Construction. There a two methods of assembling a snowshoe The traditional process is to lace the snowshoe's deck to the frame. Most modern snowshoes use rivets instead of lacing. While both rivets and lacing give you ample durability and help protect the frame from wear and tear, lacing can give you additional traction in a range of snow conditions.

 Keeping the snowshoe's tail on the ground also helps you save energy by allowing the snowshoe to shed snow in deep snow conditions. The ideal pivot system is the one that automatically gives you the benefits of both fixed and free rotation, l
Binding. The binding is what holds your foot and snowshoe together. The keys to a good recreational binding are versatility, simplicity, support and comfort. A versatile binding lets you use a wide variety of footwear, from heavy snow boots to tennis shoes. Simplicity means that it's easy to get into and out of, and requires little if any adjustment. A binding that properly supports your foot and ankle lessens the possibility of soreness or even injury. Finally, a comfortable binding allows you to focus more on the experience, and less on the snowshoes themselves.

Another aspect of the binding is the type of rotation pivot system. A fixed rotation pivot system allows your foot to pivot off the snowshoe at about a 450 angle, then stop, fixed rotation gives you more maneuverability when backing up or going around obstacles, and lifts the snowshoe tail up on packed trails to eliminate drag.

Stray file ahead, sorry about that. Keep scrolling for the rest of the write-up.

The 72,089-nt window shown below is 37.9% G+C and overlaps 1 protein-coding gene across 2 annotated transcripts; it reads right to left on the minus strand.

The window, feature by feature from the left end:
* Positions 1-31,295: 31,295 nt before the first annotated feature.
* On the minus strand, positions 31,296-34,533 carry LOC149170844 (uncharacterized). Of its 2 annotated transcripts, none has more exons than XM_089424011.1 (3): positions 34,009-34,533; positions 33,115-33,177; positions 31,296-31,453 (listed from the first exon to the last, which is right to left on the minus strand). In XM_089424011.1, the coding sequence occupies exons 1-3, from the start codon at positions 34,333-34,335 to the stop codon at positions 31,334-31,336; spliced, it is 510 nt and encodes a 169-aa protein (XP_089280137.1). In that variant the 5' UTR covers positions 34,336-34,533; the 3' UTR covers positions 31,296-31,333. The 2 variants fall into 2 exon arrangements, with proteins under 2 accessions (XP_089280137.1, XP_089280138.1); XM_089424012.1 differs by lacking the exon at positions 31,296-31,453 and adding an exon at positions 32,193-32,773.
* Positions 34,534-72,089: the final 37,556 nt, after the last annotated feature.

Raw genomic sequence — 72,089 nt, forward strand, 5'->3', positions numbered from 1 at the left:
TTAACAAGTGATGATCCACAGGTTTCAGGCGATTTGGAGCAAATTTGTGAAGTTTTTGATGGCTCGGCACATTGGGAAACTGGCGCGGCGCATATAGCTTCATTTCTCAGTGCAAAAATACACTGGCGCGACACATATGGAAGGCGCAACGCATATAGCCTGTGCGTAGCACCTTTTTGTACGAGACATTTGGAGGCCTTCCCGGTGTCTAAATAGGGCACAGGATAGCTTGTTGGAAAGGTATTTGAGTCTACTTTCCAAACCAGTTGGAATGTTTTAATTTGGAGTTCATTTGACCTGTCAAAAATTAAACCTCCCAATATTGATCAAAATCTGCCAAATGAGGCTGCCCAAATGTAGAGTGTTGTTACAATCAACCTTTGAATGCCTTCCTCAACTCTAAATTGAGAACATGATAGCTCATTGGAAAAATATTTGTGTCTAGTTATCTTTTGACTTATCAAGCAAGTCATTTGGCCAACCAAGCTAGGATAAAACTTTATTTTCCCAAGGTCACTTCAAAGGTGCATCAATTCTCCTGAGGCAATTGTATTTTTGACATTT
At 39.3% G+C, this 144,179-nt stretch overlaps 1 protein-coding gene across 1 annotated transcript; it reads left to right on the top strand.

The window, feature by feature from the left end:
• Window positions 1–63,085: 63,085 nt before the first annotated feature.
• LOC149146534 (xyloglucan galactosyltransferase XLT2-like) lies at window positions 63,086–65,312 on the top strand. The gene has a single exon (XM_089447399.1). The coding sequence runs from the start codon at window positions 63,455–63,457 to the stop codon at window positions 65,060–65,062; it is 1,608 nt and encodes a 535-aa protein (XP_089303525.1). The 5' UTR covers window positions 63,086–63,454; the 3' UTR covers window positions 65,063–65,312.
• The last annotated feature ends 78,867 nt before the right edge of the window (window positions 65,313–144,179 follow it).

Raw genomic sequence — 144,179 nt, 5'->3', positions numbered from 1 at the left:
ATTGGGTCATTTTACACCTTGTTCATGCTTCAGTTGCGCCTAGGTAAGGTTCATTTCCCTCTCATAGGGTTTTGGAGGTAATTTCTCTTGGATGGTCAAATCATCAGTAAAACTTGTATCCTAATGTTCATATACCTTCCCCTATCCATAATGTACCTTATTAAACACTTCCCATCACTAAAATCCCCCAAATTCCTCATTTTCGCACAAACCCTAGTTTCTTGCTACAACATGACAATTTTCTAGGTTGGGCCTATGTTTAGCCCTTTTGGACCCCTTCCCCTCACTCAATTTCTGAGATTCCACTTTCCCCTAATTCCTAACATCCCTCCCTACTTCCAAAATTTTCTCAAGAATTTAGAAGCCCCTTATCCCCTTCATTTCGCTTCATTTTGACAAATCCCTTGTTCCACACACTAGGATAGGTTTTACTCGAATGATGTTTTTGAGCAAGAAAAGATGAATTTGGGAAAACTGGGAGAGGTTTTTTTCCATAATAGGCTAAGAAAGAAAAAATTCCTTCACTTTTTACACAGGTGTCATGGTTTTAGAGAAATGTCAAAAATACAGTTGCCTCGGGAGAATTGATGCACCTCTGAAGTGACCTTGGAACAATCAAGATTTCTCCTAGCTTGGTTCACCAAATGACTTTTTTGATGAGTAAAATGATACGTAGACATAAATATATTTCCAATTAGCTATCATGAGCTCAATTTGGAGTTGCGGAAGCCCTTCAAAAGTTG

What should I plan on bringing along on my snowshoeing excursions?
What you bring depends on how long you plan on being out of doors. You'll want to have ample snack food and water along to keep your energy reserves up. Extra layers of clothing in a backpack will help you in case weather conditions change. The clothing should includes lightweight materials that wick moisture from your body and protect your from wind and water. This will help you stay dry, warm and comfortable, regardless of how long your excursion. A fully charged cellular phone puts help within easy reach. Matches and candles are also a good idea, as are a flashlight, binoculars, compass and a map. Be sure someone knows where you'll be and now long you plan to be out. Remember that safety starts and ends with you. Use your best judgment and you'll be ready to fully enjoy the kind of adventures that last a lifetime.

 

Your guide is a forestry graduate of Paul Smiths College. A New York State Licensed Guide and an Emergency Medical Technician with training in wilderness rescue and outdoor survival. With extensive training in outdoor navigation and a degree in Land Surveying, Adirondack Hiking Guide Service can take you there and bring you back. We have a perfect safety record.

ęCopyright 2001-07 All rights reserved by Ed Lockhart any reproduction, quotation or other use of this site or its elements is prohibited without the express written permission of Ed Lockhart
Other outdoor links to try     call anytime to reserve a trip 1-888-848-5253    or    1-518-812-0203   Thanks  Ed        Email us for more information!